Earthquakes in Arizona are rare - Tucson News Now

Earthquakes in Arizona are rare

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The earthquake that hit Southern Arizona on Saturday night at 9:59 PM is rare, no…its extremely rare. Aftershocks, however, are not rare AFTER an initial earthquake.  We had a 3.5 magnitude aftershock Monday at 9:54 AM. Aftershocks are essentially smaller earthquakes that occur after one big earthquake. They can occur for days, weeks, or even years after the earthquake.

The Tucson seismograph captured this image of Saturday's quake:

Seismograph from Tucson, AZ showing Saturday earthquake

The 5.2 magnitude earthquake centered in Southern Greenlee County gave people a jolt from Safford to Douglas, Sierra Vista to Tucson. It only lasted for a few seconds, but it was strong enough that many people stopped what they were doing to pay attention. Although no injuries or damage was reported, we wanted to take a look at how rare these events really are.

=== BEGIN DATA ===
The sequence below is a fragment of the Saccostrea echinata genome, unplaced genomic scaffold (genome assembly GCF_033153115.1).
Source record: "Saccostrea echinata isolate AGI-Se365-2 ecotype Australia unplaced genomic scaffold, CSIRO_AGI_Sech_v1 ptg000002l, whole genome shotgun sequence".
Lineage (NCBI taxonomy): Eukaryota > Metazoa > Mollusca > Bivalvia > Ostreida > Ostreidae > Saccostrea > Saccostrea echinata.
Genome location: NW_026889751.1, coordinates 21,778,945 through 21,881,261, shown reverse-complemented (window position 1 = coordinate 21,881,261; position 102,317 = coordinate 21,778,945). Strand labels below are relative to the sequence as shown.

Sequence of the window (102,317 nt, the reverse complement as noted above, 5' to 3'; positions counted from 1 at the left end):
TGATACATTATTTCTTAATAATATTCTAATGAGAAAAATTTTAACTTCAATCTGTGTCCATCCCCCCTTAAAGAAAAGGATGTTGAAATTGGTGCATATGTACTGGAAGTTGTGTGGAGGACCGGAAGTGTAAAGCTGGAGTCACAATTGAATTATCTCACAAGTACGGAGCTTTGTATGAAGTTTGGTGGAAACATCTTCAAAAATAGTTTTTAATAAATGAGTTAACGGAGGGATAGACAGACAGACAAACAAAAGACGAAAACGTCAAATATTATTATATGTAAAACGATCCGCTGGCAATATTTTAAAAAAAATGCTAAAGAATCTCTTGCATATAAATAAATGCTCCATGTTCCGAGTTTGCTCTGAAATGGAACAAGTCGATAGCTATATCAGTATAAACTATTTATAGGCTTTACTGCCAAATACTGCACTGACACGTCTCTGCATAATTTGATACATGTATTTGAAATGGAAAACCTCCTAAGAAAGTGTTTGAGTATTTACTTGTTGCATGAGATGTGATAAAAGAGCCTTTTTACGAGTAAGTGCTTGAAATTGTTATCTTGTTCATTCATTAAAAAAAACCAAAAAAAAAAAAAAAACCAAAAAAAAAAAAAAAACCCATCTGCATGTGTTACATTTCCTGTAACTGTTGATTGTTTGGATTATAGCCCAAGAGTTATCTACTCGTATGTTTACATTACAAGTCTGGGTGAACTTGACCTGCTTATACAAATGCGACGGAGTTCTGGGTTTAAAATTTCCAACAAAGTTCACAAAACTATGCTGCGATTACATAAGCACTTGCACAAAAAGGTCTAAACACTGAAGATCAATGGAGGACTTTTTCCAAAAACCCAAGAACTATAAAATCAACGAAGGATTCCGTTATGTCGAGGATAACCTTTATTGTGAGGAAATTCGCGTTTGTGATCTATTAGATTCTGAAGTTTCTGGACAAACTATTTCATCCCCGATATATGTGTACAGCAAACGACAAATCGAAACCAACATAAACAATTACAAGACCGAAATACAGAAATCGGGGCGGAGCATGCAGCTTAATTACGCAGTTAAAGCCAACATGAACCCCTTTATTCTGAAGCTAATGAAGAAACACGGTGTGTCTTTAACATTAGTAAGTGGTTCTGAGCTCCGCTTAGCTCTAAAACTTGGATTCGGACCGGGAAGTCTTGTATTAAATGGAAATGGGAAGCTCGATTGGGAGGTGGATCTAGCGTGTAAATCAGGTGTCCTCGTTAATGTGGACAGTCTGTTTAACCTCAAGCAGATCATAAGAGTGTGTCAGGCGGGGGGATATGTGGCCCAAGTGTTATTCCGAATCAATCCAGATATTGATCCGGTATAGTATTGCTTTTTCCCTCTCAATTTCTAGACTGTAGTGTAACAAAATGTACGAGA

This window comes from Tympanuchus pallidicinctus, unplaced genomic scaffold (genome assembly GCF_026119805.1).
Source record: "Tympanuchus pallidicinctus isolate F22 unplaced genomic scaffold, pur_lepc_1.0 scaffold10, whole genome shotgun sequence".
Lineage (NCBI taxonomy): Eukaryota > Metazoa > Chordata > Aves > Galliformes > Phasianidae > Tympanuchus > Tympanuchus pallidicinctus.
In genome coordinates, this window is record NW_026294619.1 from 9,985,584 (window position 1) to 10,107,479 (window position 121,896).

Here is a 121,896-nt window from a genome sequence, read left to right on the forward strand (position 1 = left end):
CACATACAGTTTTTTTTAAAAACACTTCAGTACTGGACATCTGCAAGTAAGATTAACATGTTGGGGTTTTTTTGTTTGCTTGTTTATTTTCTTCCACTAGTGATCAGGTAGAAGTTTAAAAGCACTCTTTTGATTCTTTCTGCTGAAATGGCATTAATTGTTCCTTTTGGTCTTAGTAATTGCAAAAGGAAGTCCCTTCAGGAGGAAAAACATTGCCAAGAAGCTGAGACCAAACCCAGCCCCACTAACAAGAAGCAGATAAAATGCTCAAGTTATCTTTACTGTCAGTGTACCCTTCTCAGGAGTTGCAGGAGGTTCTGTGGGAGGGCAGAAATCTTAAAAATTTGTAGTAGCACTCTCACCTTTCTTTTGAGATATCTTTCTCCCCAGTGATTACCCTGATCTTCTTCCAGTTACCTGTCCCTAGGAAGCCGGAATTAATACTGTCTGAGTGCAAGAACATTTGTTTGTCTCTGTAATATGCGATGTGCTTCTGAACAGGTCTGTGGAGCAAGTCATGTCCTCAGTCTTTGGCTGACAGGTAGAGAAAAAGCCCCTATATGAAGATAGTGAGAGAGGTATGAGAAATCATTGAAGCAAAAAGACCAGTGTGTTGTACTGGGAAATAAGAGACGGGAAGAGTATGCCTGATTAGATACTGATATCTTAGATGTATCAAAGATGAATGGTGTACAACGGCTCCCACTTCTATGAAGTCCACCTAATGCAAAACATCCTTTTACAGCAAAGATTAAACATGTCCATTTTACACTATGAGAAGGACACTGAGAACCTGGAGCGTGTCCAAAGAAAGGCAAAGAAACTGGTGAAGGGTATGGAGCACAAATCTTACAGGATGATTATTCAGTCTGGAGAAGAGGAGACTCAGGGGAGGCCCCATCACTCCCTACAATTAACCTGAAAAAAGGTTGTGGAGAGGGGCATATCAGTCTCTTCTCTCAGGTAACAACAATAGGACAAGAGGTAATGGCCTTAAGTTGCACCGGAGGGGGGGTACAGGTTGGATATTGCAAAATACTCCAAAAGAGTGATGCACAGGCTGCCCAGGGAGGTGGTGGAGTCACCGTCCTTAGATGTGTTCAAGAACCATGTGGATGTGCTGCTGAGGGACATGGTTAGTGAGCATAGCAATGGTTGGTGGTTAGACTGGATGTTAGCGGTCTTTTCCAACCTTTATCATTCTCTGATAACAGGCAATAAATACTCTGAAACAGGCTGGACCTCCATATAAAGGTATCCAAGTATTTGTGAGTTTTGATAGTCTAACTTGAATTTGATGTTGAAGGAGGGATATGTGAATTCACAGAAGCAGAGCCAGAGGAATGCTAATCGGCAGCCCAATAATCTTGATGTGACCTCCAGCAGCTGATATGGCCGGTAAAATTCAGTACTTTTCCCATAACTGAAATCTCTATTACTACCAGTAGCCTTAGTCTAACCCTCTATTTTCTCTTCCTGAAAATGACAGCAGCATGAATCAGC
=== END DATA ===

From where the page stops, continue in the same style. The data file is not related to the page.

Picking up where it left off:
Earthquakes in Arizona 1973 - Now (4.0 or higher)

Unlike California, Arizona experiences very little seismic activity. Not including the most recent quake, the USGS records show only eight earthquakes measuring 4.0 or larger since 1973. Interestingly enough, if you look at earthquakes measuring 5.0 or higher, that number drops to just three quakes, with the largest measuring at 5.3 near Flagstaff in 1993.

Earthquake map in Arizona - 5.0 or larger shown

A study published by the USGS in 1970 shows only 12 moderate earthquakes inside the borders since Arizona became a state in 1912.

According to the USGS, "no earthquake in recorded history has caused deaths or injuries in Arizona."

If you would like to read more about the history of earthquakes in Arizona, please click here.   

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